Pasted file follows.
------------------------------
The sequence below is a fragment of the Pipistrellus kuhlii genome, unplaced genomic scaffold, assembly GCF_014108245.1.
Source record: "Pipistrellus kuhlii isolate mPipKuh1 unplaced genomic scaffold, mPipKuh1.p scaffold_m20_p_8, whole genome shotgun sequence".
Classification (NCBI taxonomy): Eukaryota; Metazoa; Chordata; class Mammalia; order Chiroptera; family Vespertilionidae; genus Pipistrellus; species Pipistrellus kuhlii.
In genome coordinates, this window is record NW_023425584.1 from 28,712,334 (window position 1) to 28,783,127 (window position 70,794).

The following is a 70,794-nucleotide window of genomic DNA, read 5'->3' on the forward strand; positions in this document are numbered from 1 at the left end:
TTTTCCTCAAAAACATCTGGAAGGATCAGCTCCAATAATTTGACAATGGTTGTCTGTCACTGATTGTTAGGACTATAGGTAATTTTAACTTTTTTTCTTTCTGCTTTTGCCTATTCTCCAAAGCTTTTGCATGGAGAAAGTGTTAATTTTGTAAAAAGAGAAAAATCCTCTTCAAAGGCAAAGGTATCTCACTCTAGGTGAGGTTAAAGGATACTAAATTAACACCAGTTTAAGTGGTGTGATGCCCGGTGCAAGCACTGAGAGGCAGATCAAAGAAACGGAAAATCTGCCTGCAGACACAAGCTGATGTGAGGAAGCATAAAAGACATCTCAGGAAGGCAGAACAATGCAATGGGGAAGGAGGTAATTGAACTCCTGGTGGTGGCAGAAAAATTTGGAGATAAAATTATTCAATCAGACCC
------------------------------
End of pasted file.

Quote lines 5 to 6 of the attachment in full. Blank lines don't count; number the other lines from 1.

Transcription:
The following is a 70,794-nucleotide window of genomic DNA, read 5'->3' on the forward strand; positions in this document are numbered from 1 at the left end:
TTTTCCTCAAAAACATCTGGAAGGATCAGCTCCAATAATTTGACAATGGTTGTCTGTCACTGATTGTTAGGACTATAGGTAATTTTAACTTTTTTTCTTTCTGCTTTTGCCTATTCTCCAAAGCTTTTGCATGGAGAAAGTGTTAATTTTGTAAAAAGAGAAAAATCCTCTTCAAAGGCAAAGGTATCTCACTCTAGGTGAGGTTAAAGGATACTAAATTAACACCAGTTTAAGTGGTGTGATGCCCGGTGCAAGCACTGAGAGGCAGATCAAAGAAACGGAAAATCTGCCTGCAGACACAAGCTGATGTGAGGAAGCATAAAAGACATCTCAGGAAGGCAGAACAATGCAATGGGGAAGGAGGTAATTGAACTCCTGGTGGTGGCAGAAAAATTTGGAGATAAAATTATTCAATCAGACCC